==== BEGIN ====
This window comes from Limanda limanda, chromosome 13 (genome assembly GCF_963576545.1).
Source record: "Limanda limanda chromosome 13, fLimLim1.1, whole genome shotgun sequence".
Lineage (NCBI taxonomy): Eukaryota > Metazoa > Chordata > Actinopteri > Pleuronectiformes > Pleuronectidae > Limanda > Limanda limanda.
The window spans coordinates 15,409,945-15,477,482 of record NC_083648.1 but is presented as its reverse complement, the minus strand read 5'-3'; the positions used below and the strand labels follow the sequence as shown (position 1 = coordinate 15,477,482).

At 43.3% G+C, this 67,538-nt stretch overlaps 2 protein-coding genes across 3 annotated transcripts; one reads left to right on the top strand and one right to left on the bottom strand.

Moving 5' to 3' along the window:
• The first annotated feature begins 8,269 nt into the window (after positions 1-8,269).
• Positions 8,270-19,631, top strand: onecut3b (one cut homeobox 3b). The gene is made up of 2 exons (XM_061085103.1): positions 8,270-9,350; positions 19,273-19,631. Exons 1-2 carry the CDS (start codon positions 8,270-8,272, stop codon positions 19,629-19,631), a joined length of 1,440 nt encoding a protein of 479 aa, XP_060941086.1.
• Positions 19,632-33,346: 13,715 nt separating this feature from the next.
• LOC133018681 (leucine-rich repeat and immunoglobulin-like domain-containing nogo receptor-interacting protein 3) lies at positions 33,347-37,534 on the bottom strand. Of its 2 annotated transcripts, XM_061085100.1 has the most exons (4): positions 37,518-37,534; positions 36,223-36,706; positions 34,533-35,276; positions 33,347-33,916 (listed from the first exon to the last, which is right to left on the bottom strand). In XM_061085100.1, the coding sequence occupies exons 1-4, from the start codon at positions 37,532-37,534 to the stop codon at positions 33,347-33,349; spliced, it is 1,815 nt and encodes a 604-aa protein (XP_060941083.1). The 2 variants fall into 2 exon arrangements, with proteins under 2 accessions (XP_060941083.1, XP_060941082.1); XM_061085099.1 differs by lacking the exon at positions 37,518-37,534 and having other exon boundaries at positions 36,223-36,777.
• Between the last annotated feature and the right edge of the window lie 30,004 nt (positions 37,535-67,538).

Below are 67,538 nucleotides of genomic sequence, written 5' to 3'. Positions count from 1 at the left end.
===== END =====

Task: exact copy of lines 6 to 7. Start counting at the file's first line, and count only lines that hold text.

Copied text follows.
Moving 5' to 3' along the window:
• The first annotated feature begins 8,269 nt into the window (after positions 1-8,269).